Since is independent of , and the left side of (57) is a sum of four linearly independent functions of , and the term on the right-hand-side is independent of , the coefficient of each power of must separately be independent of . The linear term in therefore requires that be independent of . Since a constant leads to a trivial solution, we must have The remaining -dependent terms on the left side of (57), must be a constant:
The solution depends on the value of the constants and .
• Case 1A: In this case, , which is a trivial solution;
• Case 1B: In this case, so Defining yields the harmonic oscillator superpotential;
• Case 1C: The solution is then , . Therefore, For , this yields , where and . This is the Morse superpotential. Note that decreases as increases, and hence signals a finite number of eigenstates .
5.2.2. Case 2: Is Constant
In this case, let ; then Equation (54) requires . This yields . We now insert this form of and into (56) to get an ordinary differential equation in for :
Integrating it once, we get
This equation can be simplified by setting . This leads to
The solutions for depend on the constant .
• Case 2A: In this case, The whole superpotential is then given by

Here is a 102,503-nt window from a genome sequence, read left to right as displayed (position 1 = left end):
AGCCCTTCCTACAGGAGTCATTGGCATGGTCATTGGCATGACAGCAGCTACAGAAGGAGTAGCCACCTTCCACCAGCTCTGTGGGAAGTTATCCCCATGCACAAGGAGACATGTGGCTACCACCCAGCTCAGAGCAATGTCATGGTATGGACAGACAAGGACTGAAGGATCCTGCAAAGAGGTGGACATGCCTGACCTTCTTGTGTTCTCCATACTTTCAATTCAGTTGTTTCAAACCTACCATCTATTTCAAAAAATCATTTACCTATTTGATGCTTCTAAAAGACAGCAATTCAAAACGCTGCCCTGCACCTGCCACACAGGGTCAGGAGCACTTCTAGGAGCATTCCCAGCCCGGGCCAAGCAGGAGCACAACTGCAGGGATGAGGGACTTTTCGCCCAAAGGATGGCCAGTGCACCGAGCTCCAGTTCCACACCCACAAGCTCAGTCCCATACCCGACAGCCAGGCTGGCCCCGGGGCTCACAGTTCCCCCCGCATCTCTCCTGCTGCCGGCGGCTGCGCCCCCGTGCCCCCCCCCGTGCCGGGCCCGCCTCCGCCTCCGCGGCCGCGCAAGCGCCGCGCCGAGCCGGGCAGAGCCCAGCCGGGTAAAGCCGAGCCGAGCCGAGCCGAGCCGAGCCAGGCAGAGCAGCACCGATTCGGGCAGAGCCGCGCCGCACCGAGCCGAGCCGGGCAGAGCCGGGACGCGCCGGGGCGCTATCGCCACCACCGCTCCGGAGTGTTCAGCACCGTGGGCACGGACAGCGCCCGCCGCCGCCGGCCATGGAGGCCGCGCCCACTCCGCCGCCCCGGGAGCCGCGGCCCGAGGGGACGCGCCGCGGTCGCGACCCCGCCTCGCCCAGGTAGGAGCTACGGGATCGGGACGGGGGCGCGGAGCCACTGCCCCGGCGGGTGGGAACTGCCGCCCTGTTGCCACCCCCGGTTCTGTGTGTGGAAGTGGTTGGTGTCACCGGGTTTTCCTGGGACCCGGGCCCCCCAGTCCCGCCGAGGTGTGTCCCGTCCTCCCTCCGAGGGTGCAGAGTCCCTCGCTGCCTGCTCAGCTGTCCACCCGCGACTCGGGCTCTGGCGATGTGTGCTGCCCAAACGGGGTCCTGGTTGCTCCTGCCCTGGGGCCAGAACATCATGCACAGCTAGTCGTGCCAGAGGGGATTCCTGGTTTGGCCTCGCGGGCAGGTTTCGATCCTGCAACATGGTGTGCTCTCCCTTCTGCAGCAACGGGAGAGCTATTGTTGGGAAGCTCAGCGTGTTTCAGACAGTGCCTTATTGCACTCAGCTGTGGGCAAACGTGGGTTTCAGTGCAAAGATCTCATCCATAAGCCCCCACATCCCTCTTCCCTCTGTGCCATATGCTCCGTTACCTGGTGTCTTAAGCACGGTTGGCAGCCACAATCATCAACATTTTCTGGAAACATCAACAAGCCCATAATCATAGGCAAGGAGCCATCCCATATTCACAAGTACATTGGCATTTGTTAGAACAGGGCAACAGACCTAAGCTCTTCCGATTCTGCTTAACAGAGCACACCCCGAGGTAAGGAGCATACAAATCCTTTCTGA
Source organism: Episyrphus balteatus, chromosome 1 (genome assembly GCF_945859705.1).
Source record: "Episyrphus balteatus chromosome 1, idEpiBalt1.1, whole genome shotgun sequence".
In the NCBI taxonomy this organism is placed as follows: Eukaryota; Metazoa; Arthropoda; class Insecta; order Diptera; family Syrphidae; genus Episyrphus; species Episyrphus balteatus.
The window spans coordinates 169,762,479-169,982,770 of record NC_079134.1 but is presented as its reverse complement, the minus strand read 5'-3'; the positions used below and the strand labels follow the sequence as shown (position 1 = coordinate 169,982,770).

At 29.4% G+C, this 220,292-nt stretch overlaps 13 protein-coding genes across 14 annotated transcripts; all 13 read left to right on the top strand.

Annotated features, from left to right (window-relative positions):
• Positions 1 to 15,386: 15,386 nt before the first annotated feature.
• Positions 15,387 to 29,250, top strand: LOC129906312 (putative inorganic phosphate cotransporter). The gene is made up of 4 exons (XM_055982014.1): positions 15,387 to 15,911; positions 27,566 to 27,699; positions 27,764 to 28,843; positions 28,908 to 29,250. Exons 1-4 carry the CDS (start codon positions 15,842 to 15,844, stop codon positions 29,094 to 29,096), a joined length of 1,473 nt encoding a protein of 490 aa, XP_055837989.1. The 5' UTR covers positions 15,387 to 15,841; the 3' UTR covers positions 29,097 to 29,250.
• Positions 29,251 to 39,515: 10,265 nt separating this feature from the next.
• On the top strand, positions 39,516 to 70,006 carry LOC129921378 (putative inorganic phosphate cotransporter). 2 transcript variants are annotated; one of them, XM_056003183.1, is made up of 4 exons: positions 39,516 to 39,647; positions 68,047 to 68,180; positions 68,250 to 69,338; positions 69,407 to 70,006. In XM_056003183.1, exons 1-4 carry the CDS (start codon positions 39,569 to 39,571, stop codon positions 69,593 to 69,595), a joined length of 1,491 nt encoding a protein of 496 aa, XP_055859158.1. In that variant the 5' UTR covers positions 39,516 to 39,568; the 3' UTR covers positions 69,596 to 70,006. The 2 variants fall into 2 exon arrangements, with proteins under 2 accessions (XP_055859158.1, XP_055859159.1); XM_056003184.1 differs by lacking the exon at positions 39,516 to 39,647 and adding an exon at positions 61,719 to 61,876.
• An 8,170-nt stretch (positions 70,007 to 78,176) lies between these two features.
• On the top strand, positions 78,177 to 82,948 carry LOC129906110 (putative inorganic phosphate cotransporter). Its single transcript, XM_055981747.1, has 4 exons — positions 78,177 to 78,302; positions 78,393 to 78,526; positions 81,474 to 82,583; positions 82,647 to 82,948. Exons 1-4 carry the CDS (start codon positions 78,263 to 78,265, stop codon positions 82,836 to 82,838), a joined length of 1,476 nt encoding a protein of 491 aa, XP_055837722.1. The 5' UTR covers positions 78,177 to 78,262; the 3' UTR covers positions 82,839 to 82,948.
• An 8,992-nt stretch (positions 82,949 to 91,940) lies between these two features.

Setting and , and identifying , and , we get : the superpotential for Coulomb ;
• Case 2B: In this case, we have either (Eckart) or (Rosen-Morse II). In the first case, the superpotential is given by , where we have set and . This is the well known Eckart potential. Similarly, the other solution with generates Rosen-Morse II;
• Case 2C: In this case, we obtain . An analysis similar to the previous case generates the superpotential for Rosen-Morse I.
5.2.3. Case 3: and Are not Constant, but and
In this case, since , and , we have . Therefore . In this case, Equation (56) yields
Thus, again we have
Note that this is the same differential equation as (60) and will therefore give the same solutions for as Case 2. However, in this case, (this is equivalent to choosing in Case 2) and is not constant. Instead, in each case we must plug our solutions for and into Equation (50), which yields
This equation is again simplified by setting , which yields
Since and are independent of , the terms linear in and the terms independent of on the left side of this equation must each separately be independent of . Therefore,
For different values of , we get different superpotentials:
• Case 3A: . We again get , where with an appropriate choice for the origin we have set . Equation (65) for becomes
Its solution is . With the identification , , , we get , the superpotential for the 3D-harmonic oscillator;
• Case 3B: As seen before, implies that or . By translation and scaling of , we can simplify the first solution to . Substituting in Equation (65), we get
where we have set The solution to the homogeneous equation is , and the particular solution is . Hence . Thus, the superpotential is given by , the General Pöschl-Teller potential given in Table 1. The second solution generates the Scarf II potential;